Friday, July 24, 2009

Henry Markram and the Blue Brain Project - TEDGlobal 2009 talk

Link here for news of the Artificial Brain talk by Henry Markram at TEDGlobal 2009 in Oxford:

The holy grail for neuroscience is to understand the design of the neocortical column. It will help us understand not just the brain, but perhaps physical reality. Understanding the structures that make it up is extremely difficult, because beyond just cataloging the parts, you have to figure out how they actually work -- and then build realistic digital models.

From the Guardian:

Markram is working to develop a model of the human brain because it is a key step to our understanding of the neo-cortex, and scientists cannot continue doing animal experimentation forever. It is key to understanding diseases and disorders, including Alzheimer's and autism.

99% of what we "see" is actually our brain inferring things about our surroundings, and he believes that a model of the brain will help us understand reality by understanding this fundamental internal reality.

Through intense study of the neo-cortex, not only the billions of neurons but just as importantly the rules of communications and connectivity, they have been able to build a three dimensional model of the neo-cortex. They have coded the rules that neurons use as a basis for communication with each other.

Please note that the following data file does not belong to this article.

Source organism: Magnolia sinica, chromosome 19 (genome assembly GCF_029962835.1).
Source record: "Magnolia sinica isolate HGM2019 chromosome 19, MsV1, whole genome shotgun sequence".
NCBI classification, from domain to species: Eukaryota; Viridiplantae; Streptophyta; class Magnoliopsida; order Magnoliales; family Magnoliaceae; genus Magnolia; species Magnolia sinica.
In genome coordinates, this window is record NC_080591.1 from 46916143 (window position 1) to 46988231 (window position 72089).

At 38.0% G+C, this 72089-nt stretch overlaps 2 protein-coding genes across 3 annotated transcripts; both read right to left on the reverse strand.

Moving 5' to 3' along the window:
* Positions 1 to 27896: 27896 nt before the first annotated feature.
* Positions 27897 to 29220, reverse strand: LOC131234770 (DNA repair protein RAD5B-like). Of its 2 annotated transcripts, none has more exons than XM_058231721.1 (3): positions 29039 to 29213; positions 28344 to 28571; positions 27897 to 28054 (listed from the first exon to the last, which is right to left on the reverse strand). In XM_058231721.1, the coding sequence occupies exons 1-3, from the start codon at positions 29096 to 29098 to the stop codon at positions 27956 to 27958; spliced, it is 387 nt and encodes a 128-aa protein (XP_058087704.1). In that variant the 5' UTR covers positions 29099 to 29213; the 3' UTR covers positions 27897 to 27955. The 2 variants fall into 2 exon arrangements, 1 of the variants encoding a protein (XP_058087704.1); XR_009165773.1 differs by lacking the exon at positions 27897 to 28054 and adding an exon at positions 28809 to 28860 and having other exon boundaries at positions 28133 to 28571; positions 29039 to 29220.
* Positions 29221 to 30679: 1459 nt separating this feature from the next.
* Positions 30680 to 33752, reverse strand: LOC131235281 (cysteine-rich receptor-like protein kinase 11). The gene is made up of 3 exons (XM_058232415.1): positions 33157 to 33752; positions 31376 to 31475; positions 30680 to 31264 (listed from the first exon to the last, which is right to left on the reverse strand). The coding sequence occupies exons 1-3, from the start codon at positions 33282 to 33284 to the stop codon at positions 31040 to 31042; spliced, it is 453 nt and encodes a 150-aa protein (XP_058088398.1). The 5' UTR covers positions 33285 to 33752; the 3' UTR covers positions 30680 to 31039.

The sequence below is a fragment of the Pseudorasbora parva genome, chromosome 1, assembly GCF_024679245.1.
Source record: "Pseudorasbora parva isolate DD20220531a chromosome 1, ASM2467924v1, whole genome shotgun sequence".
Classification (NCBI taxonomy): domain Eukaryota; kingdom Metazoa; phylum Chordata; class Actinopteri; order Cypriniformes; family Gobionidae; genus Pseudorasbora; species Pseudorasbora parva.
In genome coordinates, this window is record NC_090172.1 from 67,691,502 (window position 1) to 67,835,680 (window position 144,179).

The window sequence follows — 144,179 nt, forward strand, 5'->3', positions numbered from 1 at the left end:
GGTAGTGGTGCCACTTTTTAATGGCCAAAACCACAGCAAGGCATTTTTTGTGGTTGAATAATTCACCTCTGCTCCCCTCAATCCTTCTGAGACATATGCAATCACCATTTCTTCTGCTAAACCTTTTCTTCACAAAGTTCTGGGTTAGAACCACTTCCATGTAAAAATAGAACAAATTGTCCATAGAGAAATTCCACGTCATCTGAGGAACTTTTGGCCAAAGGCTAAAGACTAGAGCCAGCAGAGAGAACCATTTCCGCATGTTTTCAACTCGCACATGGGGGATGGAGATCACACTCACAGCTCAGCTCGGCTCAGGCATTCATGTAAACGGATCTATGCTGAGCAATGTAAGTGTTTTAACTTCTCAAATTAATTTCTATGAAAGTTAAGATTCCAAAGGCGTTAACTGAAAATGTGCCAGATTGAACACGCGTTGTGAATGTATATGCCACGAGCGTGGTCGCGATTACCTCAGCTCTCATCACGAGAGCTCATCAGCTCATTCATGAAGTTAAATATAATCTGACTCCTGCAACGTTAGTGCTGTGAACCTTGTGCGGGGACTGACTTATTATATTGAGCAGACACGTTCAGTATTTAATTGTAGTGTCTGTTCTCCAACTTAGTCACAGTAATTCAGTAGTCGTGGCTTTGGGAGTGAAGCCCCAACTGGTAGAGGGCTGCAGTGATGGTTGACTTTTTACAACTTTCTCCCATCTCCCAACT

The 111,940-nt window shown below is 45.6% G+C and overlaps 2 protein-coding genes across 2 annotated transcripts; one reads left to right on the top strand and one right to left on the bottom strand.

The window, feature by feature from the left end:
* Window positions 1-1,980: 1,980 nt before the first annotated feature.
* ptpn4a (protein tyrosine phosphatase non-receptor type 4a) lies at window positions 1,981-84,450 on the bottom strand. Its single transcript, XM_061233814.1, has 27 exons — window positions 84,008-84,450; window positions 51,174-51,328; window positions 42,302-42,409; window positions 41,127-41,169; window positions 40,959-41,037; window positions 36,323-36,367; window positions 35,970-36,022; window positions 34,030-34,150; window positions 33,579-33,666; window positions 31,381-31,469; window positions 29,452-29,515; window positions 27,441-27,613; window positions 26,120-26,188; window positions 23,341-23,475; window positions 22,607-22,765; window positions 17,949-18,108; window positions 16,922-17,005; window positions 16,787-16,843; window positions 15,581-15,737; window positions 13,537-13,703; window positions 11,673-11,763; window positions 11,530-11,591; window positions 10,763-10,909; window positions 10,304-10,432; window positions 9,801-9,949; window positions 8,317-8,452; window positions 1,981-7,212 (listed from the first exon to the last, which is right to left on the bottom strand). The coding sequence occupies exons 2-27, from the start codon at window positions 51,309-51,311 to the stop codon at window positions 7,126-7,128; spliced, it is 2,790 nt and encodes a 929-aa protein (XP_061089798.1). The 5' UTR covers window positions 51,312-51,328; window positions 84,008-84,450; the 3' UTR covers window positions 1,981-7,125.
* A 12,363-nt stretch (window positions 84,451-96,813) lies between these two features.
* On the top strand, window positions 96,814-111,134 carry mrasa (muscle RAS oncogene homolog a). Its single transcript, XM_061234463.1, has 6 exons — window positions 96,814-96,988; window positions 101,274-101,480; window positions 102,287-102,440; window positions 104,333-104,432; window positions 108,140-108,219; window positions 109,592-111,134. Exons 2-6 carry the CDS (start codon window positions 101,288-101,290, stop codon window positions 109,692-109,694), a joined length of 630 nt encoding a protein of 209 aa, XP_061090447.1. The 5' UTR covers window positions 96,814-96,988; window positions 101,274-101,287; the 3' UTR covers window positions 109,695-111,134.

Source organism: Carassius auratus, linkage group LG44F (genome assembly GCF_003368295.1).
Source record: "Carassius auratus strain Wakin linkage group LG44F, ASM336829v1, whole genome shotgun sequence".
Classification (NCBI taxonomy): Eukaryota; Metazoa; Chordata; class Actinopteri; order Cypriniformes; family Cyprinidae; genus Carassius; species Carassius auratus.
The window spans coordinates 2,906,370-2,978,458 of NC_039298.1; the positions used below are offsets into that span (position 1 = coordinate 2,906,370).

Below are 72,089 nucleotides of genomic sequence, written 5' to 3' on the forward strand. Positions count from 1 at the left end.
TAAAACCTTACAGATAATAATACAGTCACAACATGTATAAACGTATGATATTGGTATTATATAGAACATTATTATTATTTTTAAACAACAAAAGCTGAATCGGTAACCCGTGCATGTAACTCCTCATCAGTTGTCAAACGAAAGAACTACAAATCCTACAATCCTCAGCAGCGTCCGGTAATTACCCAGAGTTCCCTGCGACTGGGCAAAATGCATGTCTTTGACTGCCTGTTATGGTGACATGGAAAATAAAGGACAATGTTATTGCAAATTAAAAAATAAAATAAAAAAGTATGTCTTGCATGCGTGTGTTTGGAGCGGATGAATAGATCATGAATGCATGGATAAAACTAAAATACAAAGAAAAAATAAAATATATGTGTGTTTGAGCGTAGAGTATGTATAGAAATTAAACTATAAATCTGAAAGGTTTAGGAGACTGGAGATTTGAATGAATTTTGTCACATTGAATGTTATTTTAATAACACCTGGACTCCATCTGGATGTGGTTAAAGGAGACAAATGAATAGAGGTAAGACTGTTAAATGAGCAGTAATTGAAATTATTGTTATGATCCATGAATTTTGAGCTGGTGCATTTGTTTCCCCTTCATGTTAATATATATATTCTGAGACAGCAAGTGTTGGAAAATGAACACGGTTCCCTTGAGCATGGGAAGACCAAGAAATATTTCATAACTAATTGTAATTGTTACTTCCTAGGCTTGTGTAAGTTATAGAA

No two neurons are the same. They intersect in a complex network, creating what Markram described as the fabric of the brain. While the neurons are all different, the neurons fit together in a similar pattern in every human brain.

On a small scale, they now have the equations to simulate neurons and the electro-chemical reactions between them. It is a complex computer simulation. That in itself is a complex computer simulation. It is too difficult to simulate the connections between multiple neurons in silicon, Markram said.

To simulate a single neuron takes the computing power equivalent of a laptop. To build even a small model of the brain, they need a lot of laptops, about 10,000. But using an IBM supercomputer, "we can take the magic carpet for a ride".

They are now able to stimulate this simulated brain with images. If they show the brain a rose, what happens? "We can now follow the energy. We saw these ghostly electrical columns in the neo-cortex," Markram wrote.

They still have a lot more to do with these theories, but he [Markram] said,

"It is not impossible to build a brain, and if we succeed, in 10 years we will send a hologram to talk to you".

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